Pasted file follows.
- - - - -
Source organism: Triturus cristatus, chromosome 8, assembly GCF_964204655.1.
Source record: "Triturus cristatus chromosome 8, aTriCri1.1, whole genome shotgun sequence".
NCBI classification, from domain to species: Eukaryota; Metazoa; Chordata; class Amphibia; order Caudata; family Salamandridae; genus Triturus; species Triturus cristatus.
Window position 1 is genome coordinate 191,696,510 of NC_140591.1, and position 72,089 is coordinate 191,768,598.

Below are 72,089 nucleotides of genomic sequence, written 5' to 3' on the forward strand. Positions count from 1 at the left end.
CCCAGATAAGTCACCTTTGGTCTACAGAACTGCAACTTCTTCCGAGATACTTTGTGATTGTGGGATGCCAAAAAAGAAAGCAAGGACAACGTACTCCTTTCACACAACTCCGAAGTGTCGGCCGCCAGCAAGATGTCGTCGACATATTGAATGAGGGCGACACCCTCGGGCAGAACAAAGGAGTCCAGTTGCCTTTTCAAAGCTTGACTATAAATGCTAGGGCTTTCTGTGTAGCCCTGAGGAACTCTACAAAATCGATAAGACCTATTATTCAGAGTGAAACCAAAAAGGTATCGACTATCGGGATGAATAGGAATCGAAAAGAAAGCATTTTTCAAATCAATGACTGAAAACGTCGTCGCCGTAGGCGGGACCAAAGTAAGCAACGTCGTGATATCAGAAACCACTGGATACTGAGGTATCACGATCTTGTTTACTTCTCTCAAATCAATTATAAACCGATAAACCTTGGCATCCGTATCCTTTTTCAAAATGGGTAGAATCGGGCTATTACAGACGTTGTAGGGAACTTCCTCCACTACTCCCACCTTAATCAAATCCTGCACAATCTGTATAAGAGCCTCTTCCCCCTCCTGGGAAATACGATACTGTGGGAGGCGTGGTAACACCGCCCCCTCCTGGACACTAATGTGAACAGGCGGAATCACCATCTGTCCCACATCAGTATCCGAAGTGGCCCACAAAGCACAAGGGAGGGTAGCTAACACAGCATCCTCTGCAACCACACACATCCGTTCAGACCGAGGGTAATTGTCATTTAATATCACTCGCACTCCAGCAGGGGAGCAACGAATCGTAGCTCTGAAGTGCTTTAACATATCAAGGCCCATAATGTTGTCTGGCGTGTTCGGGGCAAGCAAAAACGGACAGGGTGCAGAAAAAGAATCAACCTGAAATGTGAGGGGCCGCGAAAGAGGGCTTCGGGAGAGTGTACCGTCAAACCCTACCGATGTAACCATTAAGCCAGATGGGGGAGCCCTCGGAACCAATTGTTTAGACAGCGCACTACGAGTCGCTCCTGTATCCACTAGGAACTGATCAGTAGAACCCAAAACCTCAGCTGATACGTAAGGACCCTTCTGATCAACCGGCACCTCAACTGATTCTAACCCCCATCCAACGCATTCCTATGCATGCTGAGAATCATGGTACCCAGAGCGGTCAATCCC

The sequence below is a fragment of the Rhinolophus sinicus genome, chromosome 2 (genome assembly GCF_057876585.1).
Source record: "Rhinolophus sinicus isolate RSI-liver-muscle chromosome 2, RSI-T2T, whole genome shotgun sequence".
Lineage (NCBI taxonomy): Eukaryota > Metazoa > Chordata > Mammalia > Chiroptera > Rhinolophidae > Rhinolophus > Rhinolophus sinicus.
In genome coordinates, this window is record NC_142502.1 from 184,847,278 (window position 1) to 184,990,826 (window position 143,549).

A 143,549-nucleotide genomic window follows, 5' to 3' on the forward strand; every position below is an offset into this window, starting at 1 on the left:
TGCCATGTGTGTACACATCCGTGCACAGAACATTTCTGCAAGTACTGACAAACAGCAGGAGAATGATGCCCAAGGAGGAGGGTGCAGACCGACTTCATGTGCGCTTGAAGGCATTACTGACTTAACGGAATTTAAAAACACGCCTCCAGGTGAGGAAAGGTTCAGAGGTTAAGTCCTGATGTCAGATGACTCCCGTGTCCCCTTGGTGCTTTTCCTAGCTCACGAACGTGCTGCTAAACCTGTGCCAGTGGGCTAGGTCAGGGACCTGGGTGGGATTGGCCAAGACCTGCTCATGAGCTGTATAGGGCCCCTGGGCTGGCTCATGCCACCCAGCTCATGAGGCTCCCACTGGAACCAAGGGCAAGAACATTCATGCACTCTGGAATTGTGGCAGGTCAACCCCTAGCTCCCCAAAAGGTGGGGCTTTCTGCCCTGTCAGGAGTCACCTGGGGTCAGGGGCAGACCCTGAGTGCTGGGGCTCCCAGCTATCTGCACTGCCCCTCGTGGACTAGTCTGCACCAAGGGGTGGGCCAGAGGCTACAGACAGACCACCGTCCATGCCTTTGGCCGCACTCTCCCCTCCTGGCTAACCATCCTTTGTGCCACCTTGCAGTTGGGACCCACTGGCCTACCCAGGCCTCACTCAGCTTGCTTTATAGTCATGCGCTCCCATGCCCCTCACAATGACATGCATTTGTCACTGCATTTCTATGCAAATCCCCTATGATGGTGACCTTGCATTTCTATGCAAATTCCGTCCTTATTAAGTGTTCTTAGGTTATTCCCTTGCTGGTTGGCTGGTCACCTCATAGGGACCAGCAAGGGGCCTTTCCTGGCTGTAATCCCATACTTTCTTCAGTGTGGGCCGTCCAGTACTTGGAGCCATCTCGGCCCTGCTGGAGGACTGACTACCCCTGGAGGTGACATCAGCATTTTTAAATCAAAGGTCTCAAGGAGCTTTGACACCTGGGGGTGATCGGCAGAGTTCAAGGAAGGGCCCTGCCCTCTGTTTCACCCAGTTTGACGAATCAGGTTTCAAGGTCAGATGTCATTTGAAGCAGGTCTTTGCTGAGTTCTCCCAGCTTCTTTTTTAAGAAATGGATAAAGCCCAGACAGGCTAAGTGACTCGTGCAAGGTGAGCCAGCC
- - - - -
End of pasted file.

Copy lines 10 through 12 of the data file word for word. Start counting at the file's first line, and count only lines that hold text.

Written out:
In genome coordinates, this window is record NC_142502.1 from 184,847,278 (window position 1) to 184,990,826 (window position 143,549).

A 143,549-nucleotide genomic window follows, 5' to 3' on the forward strand; every position below is an offset into this window, starting at 1 on the left:
TGCCATGTGTGTACACATCCGTGCACAGAACATTTCTGCAAGTACTGACAAACAGCAGGAGAATGATGCCCAAGGAGGAGGGTGCAGACCGACTTCATGTGCGCTTGAAGGCATTACTGACTTAACGGAATTTAAAAACACGCCTCCAGGTGAGGAAAGGTTCAGAGGTTAAGTCCTGATGTCAGATGACTCCCGTGTCCCCTTGGTGCTTTTCCTAGCTCACGAACGTGCTGCTAAACCTGTGCCAGTGGGCTAGGTCAGGGACCTGGGTGGGATTGGCCAAGACCTGCTCATGAGCTGTATAGGGCCCCTGGGCTGGCTCATGCCACCCAGCTCATGAGGCTCCCACTGGAACCAAGGGCAAGAACATTCATGCACTCTGGAATTGTGGCAGGTCAACCCCTAGCTCCCCAAAAGGTGGGGCTTTCTGCCCTGTCAGGAGTCACCTGGGGTCAGGGGCAGACCCTGAGTGCTGGGGCTCCCAGCTATCTGCACTGCCCCTCGTGGACTAGTCTGCACCAAGGGGTGGGCCAGAGGCTACAGACAGACCACCGTCCATGCCTTTGGCCGCACTCTCCCCTCCTGGCTAACCATCCTTTGTGCCACCTTGCAGTTGGGACCCACTGGCCTACCCAGGCCTCACTCAGCTTGCTTTATAGTCATGCGCTCCCATGCCCCTCACAATGACATGCATTTGTCACTGCATTTCTATGCAAATCCCCTATGATGGTGACCTTGCATTTCTATGCAAATTCCGTCCTTATTAAGTGTTCTTAGGTTATTCCCTTGCTGGTTGGCTGGTCACCTCATAGGGACCAGCAAGGGGCCTTTCCTGGCTGTAATCCCATACTTTCTTCAGTGTGGGCCGTCCAGTACTTGGAGCCATCTCGGCCCTGCTGGAGGACTGACTACCCCTGGAGGTGACATCAGCATTTTTAAATCAAAGGTCTCAAGGAGCTTTGACACCTGGGGGTGATCGGCAGAGTTCAAGGAAGGGCCCTGCCCTCTGTTTCACCCAGTTTGACGAATCAGGTTTCAAGGTCAGATGTCATTTGAAGCAGGTCTTTGCTGAGTTCTCCCAGCTTCTTTTTTAAGAAATGGATAAAGCCCAGACAGGCTAAGTGACTCGTGCAAGGTGAGCCAGCC